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The final (for now) in the “Front End Ain’t Scary” series of posts, this introduces Travis CI, the free (for open source projects) continuous integration service.

Open source your build

Travis CI is free for open source projects and a great way to get started with continuous integration if you’ve not yet reaped the immense benefits it has to offer your workflow.

This post will introduce using Travis to build your NodeJS projects.

Travis CI logo
Our friendly neighbourhood Travis

Having an automated build process gives you benefits such as…

  • Automated testing
  • Code quality checks
  • Pre branch merge checks
  • Automated deployment

…and general peace of mind that yours and other contributors’ code is in a deployable state.

My typical build process

The build process for my blog is a typical representation of what I’ll set up for any given project and is as follows:

My build process diagram
Code → GitHub → Travis → AWS

The code gets written by a developer (me), commited to GitHub, checked out by Travis and deployed to an AWS S3 bucket by the same.

The beauty of this is that I can code, commit to a feature or develop branch and once a dev build has passed, merge into my master or release branch to start the magic.

Signing up

Signing up for a Travis account is free, and easy. Just head to, log in with your GitHub account, sync your projects before hitting that big old ON switch on the repository for your project.

A screenshot of the Travis 'sync projects' dashboard.
Hit that big ol' ON switch

Setting up

In your project you’ll need to create a configuration file to be be picked up by Travis and place this is the root of your project.

cd yourProject && touch .travis.yml

The basics

In your .travis.yml you'll first need the language to build your project in - for this example we’ll do JavaScript via NodeJS (the only kind I’ve really used as of yet). So add the language along with the version* to your config file:

*See the Travis docs for more detail on supported versions.
language: node_js
- '0.10'

Now to give Travis a build task to run the easiest way is to use the scripts object to your package.json and give it a command to be run on the CI server:

scripts: {
  test: "grunt build_production"

…for example.

This is the equivalent of running npm test on the command line - if you want to check what it’s doing before trying it out on the build.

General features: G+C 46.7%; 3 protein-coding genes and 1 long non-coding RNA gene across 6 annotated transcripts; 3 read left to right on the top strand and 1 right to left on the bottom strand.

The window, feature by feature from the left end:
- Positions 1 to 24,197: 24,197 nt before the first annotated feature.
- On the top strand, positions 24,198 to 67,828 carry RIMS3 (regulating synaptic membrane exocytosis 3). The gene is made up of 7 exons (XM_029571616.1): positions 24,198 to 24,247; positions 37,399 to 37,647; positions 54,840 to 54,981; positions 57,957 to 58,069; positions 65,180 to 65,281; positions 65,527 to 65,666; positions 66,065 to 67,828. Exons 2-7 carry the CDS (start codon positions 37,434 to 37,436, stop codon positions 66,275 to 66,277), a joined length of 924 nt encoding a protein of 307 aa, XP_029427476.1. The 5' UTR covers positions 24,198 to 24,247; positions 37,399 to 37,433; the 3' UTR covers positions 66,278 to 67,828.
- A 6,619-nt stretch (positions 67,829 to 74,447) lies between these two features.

Commit and push to the repository and Travis will pick up the script command from package.json and execute it all on his own.

Installing Bower components

In my build process I install components from Bower before starting to run Grunt tasks.

To use Bower to retrieve your dependencies it first needs to be installed globally on the virtual machine that CI server is running on which can be achieved using the before_install hook:

  - npm install -g bower

Now the Bower npm module is installed you are able to hook into it with Travis’ before_script hook as follows:

  - bower install

Now your virtual environment has the components you need.

Running Grunt tasks

In my build grunt build_production is ran which in this case kicks off Grunt compiling and minifying my HTML, CSS, JavaScript and images as well as creating a humans.txt, robots.txt and an XML sitemap.

To run the Grunt tasks on the server grunt-cli also needs to be installed:

  - npm install -g grunt-cli

Then Grunt can go about its business, calling build_production and whichever tasks you’ve set up in your Gruntfile.js.

You can use Grunt to build your application, perform code quality checks and run tests, giving you peace of mind in that you’ll receive notification when a build fails and why.

A screenshot of email notifications showing a broken build.
I’ll let you think I staged this for the purposes of this post…

Putting it all together

The .travis.yml configuration file should now look a little something like this:

language: node_js
- '0.10'
- npm install -g bower
- npm install -g grunt-cli
- bower install
- grunt build_production
Here I’ve used the script hook to keep all of the commands in the same configuration file but this is achieving the same as in The basics above.

Further configuration

I use Travis to automatically deploy to an Amazon S3 bucket on a successful build, and run a broken links check after that deploy. Full deployment is out of scope for this introduction but will be covered in another post.

Some additional hooks available to use with Travis are

  • after_script to be ran after the script task
  • after_success for after a successful build
  • after_failure for after a failed build
  • before_deploy for before a deployment
  • deploy to kick off a deployment task
  • after_deploy for after a deployment task

See my full .travis.yml file on GitHub.


An introduction to using Travis CI, this post covers starting to use a build process and using it to install Bower components and run Grunt tasks to ensure quality in a project.

See some examples of my builds here.

Image credits:
  • Arrow Right designed by Alejandro Santander from the Noun Project